Want to file for mileage reimbursement through a STD-261 form? You may want to skip the tens of thousands of malicious emails currently in circulation, attempting to trick users into executing the malicious attachment. Once downloaded, your PC automatically joins the botnet operated by the cybercriminal(s) behind the campaign, undermining the confidentiality and integrity of the host.
Posts Categorized: malware
Cybercriminals are currently mass mailing tens of thousands of malicious emails, supposedly including a photo attachment that’s been “Sent from an iPhone”. The social engineering driven spam campaign is, however, the latest attempt by a cybercriminal/group of cybercriminals that we’ve been monitor for a while, to attempt to trick gullible users into unknowingly joining the botnet operated by the malicious actor(s) behind the campaign.
Sharing is caring. In this post, I’ll put the spotlight on a currently circulating, massive — thousands of sites affected — malicious iframe campaign, that attempts to drop malicious software on the hosts of unaware Web site visitors through a cocktail of client-side exploits. The campaign, featuring a variety of evasive tactics making it harder to analyze, continues to efficiently pop up on thousands of legitimate Web sites. Ultimately hijacking the legitimate traffic hitting them and successfully undermining the confidentiality and integrity of the affected users’ hosts.
Our sensors just picked up an interesting Web site infection that’s primarily targeting Brazilian users. It appears that the Web site of the Brazilian Jaqueira prefecture has been compromised, and is exposing users to a localized (to Portuguese) Web page enticing them into installing a malicious version of Adobe’s Flash player. Not surprisingly, we’ve also managed to identify approximately 63 more Brazilian Web sites that are victims to the same infection.
We’ve intercepted a currently trending malicious iframe campaign, affecting hundreds of legitimate Web sites, that’s interestingly part of the very same infrastructure from May, 2013′s analysis of the compromise of an Indian government Web site. The good news? Not only have we got you proactively covered, but also, the iframe domain is currently redirecting to a client-side exploit serving URL that’s offline. Let’s provide some actionable intelligence on the malicious activity that is known to have originated from the same iframe campaign in the past month, indicating that the cybercriminal(s) behind it are actively multi-tasking on multiple fronts.
In a professional cybercrime ecosystem, largely resembling that of a legitimate economy, market participants constantly strive to optimize their campaigns, achieve stolen assets liquidity, and most importantly, aim to reach a degree of efficiency that would help them gain market share. Thus, help them secure multiple revenue streams. Despite the increased transparency on the Russian/Easter European underground market — largely thanks to improved social networking courtesy of the reputation-aware cybercriminals wanting to establish themselves as serious vendors — certain newly joining vendors continue being a victim of their market-irrelevant ‘biased exclusiveness’ in terms of the unique value propositon (UVP) presented […]
From Bitcoin accepting services offering access to compromised malware infected hosts and vertical integration to occupy a larger market share, to services charging based on malware executions, we’ve seen multiple attempts by novice cybercriminals to introduce unique value propositions (UVP). These are centered on differentiating their offering in an over-supplied cybercrime-friendly market segment. And that’s just for starters. A newly launched service is offering access to malware infecting hosts, DDoS for hire/on demand, as well as crypting malware before the campaign is launched. All in an effort to differentiate its unique value proposition not only by vertically integrating, but also emphasizing […]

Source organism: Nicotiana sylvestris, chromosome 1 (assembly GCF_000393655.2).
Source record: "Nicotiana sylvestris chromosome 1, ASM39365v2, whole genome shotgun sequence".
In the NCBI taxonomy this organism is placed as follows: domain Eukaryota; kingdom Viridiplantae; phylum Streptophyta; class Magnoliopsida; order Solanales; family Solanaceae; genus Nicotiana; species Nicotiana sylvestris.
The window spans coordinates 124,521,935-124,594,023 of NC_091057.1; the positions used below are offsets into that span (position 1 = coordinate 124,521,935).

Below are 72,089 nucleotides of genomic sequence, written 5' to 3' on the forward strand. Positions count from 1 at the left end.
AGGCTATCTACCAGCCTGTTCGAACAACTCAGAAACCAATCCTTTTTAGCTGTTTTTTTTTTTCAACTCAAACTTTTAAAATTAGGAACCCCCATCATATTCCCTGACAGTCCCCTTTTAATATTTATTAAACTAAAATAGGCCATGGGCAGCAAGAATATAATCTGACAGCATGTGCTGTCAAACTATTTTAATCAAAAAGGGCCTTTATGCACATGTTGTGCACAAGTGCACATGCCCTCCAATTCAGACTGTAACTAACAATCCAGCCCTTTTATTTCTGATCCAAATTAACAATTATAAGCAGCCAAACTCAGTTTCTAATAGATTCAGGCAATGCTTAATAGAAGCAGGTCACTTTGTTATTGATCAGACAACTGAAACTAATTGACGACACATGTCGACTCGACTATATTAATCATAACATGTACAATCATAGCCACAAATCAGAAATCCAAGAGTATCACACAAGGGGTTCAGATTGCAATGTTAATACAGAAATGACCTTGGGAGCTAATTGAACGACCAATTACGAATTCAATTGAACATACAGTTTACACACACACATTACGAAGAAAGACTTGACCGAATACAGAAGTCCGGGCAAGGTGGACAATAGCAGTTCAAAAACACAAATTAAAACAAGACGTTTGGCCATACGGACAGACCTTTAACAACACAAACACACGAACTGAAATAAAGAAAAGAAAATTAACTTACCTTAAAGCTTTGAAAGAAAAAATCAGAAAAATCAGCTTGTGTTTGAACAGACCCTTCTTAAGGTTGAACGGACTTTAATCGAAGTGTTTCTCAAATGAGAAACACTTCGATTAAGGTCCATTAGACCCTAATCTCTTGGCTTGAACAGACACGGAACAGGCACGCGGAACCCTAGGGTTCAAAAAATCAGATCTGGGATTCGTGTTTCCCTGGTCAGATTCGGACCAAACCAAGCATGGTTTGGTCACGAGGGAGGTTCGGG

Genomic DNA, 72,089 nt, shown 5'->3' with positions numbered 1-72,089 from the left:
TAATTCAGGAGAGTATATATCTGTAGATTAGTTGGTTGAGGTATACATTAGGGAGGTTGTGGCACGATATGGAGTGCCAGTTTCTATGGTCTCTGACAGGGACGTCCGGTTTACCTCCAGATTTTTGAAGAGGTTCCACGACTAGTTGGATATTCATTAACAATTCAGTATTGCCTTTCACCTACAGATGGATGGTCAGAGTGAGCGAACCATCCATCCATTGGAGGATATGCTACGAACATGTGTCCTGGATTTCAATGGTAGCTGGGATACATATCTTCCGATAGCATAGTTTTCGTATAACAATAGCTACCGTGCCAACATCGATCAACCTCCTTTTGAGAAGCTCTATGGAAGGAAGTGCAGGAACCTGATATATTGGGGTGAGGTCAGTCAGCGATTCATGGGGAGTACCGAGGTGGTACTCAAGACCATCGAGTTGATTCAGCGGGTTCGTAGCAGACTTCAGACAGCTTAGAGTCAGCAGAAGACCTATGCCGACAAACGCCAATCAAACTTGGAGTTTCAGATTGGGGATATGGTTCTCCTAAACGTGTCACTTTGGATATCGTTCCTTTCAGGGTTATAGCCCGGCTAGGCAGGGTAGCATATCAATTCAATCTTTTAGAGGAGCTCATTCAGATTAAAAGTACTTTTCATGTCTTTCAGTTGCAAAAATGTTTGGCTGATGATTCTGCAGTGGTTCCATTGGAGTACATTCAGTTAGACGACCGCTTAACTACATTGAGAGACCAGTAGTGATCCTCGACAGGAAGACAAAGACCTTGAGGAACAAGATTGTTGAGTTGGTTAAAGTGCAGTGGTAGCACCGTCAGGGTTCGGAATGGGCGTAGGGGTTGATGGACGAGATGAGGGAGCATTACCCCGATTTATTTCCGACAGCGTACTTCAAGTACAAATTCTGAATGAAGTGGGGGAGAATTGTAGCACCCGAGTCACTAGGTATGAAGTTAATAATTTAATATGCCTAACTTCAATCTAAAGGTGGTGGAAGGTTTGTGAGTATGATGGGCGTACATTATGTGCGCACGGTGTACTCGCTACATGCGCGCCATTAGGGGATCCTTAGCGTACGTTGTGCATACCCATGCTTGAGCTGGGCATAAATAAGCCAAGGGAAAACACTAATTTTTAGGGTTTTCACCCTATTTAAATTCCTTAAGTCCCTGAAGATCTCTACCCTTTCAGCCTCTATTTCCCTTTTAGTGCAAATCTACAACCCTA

WhatsApp users, watch out! The cybercriminal(s) behind the most recently profiled campaigns impersonating T-Mobile, and Sky, have just launched yet another malicious spam campaign, this time targeting WhatsApp users with fake “Voice Message Notification/1 New Voicemail” themed emails. Once unsuspecting users execute the fake voice mail attachment, their PCs will attempt to drop additional malware on the hosts. The good news? We’ve got you (proactively) covered.
Thanks to the growing adoption of mobile banking, in combination with the utilization of mobile devices to conduct financial transactions, opportunistic cybercriminals are quickly capitalizing on this emerging market segment. Made evident by the release of Android/BlackBerry compatible mobile malware bots. This site is empowering potential cybercriminals with the necessary ‘know-how’ when it comes to ‘cashing out’ compromised accounts of E-banking victims who have opted-in to receive SMS notifications/phone verification, whenever a particular set of financial events take place on their bank accounts. A new commercially available Android, BlackBerry (work in progress) — supporting mobile malware bot is being pitched by […]
A currently ongoing malicious spam campaign is attempting to trick users into thinking that they’ve received a legitimate Excel ‘Company Reports’ themed file. In reality through, once socially engineered users execute the malicious attachment on their PCs, it automatically opens a backdoor allowing the cybercriminals behind the campaign to gain complete access to their host, potentially abusing it a variety of fraudulent ways.